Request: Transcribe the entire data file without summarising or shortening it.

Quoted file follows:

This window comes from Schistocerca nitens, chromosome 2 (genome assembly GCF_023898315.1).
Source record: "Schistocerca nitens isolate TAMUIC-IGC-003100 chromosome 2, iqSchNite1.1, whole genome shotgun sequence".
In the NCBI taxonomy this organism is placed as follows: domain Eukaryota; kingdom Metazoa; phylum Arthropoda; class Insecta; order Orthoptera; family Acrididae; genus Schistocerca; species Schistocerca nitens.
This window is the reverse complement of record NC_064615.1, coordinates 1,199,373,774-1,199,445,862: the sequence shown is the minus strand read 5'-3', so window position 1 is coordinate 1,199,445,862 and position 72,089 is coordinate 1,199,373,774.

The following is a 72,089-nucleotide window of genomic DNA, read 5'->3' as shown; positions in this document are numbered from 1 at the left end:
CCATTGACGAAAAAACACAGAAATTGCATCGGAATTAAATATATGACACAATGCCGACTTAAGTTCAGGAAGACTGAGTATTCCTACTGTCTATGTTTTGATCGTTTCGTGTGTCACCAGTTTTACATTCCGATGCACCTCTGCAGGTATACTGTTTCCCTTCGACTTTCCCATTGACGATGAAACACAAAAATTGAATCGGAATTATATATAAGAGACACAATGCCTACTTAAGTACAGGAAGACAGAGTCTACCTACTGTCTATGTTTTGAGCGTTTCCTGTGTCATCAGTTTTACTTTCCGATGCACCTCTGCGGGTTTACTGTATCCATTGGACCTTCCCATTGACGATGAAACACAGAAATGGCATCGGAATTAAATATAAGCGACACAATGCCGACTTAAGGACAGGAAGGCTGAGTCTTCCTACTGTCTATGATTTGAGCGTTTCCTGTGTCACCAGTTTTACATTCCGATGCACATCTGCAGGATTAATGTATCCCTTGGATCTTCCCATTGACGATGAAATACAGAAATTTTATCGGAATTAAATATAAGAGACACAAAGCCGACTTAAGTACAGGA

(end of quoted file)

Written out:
This window comes from Schistocerca nitens, chromosome 2 (genome assembly GCF_023898315.1).
Source record: "Schistocerca nitens isolate TAMUIC-IGC-003100 chromosome 2, iqSchNite1.1, whole genome shotgun sequence".
In the NCBI taxonomy this organism is placed as follows: domain Eukaryota; kingdom Metazoa; phylum Arthropoda; class Insecta; order Orthoptera; family Acrididae; genus Schistocerca; species Schistocerca nitens.
This window is the reverse complement of record NC_064615.1, coordinates 1,199,373,774-1,199,445,862: the sequence shown is the minus strand read 5'-3', so window position 1 is coordinate 1,199,445,862 and position 72,089 is coordinate 1,199,373,774.

The following is a 72,089-nucleotide window of genomic DNA, read 5'->3' as shown; positions in this document are numbered from 1 at the left end:
CCATTGACGAAAAAACACAGAAATTGCATCGGAATTAAATATATGACACAATGCCGACTTAAGTTCAGGAAGACTGAGTATTCCTACTGTCTATGTTTTGATCGTTTCGTGTGTCACCAGTTTTACATTCCGATGCACCTCTGCAGGTATACTGTTTCCCTTCGACTTTCCCATTGACGATGAAACACAAAAATTGAATCGGAATTATATATAAGAGACACAATGCCTACTTAAGTACAGGAAGACAGAGTCTACCTACTGTCTATGTTTTGAGCGTTTCCTGTGTCATCAGTTTTACTTTCCGATGCACCTCTGCGGGTTTACTGTATCCATTGGACCTTCCCATTGACGATGAAACACAGAAATGGCATCGGAATTAAATATAAGCGACACAATGCCGACTTAAGGACAGGAAGGCTGAGTCTTCCTACTGTCTATGATTTGAGCGTTTCCTGTGTCACCAGTTTTACATTCCGATGCACATCTGCAGGATTAATGTATCCCTTGGATCTTCCCATTGACGATGAAATACAGAAATTTTATCGGAATTAAATATAAGAGACACAAAGCCGACTTAAGTACAGGA